Versailles -- This is what happens when somebody has too much money.
Now, don't get me wrong -- all that money went right out into the community where it bought bread, cheese, lamb, wine, shoes, and shingles, and sent artisans on vacation to Rome and Vienna.  By "too much money" I mean that eventually you run out of conventional things to do with it so you do weird stuff, like having your ceilings painted with frescoes -- of which there is plenty at Versailles.
On the other hand, there's no denying that France has plenty of money and they can't even figure out that they should get a cleaning crew in every month or so to do things like dust, clean the windows, repaint, pave the parking lot, or sweep the courtyard.  Versailles' state of maintenance is (not to put too fine a point on it) atrocious.
Norene and I took a tour of the Queen's chambers.  The tour guide would unlock each room with a big, ornate key to let us in.  As we left each room through another door, an older lady acting as rear-guard would lock the entry-doors behind us.  The French like to keep things closed even if it causes a little chaos.  At the Arc de Triomphe where I took that picture of the Eiffel Tower [a139] there are two staircases, one for 'up', one for 'down', yet when we were ready to leave we discovered that the 'down' staircase was closed.  At some point they stop letting people up and then they only need one staircase, right?  Sounds too reasonable until you realize that it would be far simpler just to close the 'up' staircase.  If you leave at exactly the right time, you must go down the 'up' staircase while people are still trying to use it to go up.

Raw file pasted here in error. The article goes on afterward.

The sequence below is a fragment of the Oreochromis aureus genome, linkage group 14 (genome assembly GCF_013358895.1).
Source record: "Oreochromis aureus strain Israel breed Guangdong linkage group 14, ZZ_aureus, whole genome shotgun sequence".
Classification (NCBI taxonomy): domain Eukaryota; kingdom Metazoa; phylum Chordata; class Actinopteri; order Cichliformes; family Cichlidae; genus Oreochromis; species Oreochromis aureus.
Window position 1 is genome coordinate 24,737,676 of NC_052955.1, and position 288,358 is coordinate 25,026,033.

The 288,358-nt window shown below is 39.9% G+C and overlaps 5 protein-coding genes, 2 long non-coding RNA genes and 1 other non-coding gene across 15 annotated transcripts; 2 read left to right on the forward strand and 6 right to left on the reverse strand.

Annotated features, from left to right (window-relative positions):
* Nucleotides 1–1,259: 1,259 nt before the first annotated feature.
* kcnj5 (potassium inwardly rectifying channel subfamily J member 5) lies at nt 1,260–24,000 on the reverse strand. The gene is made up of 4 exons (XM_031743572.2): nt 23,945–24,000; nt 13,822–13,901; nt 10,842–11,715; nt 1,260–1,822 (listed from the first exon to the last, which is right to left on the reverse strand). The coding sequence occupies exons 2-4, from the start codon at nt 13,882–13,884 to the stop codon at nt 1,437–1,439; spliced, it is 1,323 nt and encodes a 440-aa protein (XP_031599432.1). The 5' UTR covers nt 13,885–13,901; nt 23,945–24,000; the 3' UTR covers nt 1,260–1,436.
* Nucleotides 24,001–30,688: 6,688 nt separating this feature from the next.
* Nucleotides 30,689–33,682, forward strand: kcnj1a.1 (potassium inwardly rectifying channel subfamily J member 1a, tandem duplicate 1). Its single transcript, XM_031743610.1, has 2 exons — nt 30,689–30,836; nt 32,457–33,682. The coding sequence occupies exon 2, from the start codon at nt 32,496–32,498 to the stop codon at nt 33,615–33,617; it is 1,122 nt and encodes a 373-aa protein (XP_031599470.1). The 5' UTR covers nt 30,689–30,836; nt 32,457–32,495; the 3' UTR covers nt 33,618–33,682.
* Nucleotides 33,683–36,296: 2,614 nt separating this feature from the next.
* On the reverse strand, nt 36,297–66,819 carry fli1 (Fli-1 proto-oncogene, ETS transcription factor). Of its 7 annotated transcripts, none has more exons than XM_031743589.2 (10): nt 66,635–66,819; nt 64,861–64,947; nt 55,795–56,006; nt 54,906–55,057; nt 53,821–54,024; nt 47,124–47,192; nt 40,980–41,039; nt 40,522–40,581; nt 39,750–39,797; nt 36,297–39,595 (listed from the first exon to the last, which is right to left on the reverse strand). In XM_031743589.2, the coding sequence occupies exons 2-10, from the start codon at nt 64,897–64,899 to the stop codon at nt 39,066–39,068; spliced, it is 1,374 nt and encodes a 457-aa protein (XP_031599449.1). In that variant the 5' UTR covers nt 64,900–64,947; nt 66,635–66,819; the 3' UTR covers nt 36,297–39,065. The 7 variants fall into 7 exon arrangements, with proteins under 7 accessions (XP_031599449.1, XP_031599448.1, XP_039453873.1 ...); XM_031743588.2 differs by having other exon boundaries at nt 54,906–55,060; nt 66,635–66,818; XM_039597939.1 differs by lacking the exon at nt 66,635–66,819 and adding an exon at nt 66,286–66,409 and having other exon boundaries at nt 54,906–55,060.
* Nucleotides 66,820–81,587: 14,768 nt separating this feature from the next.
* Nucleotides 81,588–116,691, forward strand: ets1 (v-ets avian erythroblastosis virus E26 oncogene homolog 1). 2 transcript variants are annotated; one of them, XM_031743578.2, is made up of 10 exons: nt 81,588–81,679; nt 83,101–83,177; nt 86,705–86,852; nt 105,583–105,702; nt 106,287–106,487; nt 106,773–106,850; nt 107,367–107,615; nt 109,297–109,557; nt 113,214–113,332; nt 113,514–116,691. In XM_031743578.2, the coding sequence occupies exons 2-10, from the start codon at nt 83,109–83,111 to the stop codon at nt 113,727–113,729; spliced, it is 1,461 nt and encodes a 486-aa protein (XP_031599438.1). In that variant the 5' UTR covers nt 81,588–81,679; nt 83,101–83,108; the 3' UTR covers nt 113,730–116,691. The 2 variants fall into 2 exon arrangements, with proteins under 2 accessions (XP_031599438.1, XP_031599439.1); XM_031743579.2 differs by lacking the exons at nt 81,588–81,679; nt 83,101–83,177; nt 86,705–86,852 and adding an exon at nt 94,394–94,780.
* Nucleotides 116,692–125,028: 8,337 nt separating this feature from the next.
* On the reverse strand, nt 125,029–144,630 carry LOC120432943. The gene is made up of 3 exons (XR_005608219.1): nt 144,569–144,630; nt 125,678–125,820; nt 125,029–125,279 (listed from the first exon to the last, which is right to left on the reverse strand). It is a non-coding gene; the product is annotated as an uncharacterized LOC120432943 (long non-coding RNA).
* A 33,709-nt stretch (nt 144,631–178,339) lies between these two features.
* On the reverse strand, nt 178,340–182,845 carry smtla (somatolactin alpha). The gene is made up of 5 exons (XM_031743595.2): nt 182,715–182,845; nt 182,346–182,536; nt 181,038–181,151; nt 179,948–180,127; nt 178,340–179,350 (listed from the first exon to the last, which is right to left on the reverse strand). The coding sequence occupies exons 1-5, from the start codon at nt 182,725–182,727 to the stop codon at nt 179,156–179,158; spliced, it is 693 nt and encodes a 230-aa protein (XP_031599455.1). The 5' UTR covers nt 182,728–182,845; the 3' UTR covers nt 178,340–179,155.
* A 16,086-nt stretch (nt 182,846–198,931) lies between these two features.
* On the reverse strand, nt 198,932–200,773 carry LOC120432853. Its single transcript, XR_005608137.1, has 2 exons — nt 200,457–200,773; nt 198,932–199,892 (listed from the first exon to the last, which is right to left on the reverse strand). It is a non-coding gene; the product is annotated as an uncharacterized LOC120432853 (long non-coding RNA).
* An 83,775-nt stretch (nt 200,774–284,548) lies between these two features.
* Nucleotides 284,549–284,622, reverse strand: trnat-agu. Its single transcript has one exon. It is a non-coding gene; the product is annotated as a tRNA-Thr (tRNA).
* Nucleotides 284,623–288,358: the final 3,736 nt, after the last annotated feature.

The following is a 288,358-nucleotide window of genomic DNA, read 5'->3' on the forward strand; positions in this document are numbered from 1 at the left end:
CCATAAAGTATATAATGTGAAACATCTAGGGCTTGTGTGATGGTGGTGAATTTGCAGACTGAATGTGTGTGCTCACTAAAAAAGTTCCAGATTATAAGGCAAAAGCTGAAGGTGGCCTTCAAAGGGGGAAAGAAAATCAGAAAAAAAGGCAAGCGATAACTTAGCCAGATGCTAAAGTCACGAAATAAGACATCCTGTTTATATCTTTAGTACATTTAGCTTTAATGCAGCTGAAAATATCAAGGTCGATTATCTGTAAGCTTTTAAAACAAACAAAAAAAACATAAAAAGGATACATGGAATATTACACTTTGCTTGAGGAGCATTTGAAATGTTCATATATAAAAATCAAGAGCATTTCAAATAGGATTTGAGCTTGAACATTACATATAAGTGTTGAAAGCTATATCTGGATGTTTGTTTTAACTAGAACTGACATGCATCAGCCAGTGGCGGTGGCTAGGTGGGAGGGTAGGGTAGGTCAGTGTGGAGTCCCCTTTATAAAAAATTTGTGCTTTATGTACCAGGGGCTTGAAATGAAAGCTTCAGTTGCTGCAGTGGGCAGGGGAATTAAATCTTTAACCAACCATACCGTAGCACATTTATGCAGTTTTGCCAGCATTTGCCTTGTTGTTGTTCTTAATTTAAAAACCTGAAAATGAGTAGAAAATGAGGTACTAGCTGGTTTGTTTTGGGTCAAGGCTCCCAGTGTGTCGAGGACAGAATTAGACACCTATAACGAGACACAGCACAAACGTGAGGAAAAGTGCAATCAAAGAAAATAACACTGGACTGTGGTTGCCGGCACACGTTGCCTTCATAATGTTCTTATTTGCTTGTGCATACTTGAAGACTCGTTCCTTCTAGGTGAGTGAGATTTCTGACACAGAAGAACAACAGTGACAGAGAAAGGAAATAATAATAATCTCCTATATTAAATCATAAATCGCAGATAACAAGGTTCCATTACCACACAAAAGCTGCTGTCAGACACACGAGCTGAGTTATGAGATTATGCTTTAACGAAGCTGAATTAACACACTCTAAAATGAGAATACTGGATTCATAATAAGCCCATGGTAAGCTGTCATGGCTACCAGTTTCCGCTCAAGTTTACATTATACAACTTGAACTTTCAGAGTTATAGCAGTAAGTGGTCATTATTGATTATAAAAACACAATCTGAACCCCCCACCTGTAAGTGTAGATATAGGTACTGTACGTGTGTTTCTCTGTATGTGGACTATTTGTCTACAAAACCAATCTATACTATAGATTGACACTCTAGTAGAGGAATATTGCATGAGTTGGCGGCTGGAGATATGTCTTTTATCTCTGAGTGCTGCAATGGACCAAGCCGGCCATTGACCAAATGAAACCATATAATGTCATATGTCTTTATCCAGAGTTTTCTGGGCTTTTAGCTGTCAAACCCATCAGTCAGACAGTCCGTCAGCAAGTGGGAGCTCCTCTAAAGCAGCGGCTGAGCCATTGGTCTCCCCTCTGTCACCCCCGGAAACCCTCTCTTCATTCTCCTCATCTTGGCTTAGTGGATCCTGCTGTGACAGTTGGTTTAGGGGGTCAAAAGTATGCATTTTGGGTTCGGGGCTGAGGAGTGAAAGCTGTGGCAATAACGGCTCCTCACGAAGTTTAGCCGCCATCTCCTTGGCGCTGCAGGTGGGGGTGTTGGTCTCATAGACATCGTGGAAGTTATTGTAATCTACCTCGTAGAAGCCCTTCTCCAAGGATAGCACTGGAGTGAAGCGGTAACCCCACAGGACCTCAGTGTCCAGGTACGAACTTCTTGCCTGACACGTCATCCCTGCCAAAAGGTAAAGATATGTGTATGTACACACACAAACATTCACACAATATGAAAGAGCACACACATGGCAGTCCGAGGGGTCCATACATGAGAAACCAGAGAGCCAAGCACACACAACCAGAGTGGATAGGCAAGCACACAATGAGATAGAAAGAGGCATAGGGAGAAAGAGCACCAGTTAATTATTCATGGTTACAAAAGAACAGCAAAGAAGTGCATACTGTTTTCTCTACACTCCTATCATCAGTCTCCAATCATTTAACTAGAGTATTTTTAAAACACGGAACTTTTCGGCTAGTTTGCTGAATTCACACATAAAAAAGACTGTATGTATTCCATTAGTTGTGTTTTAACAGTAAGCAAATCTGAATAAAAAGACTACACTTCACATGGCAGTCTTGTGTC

Norene is standing in front of the Gardens at Versailles.  To give you an idea of the scale, the canal you can see stretching away into the distance is 1/2 mile from end-to-end and it's about a 1/2 mile away.  About halfway down the canal you can see arms branching off to right and left; those are the start of another canal also 1/2 mile from end-to-end; it's a large "+" where you can row to your heart's content as the people on those little dots are doing.  The Gardens are about the size of New York's Central Park.
Directly above Norene's head running alongside the canal you will see what looks like a neatly manicured tree-height hedge.  [a182] is a close up of a path like that.  Ah!  Now I get it...  they spend all their money on gardeners!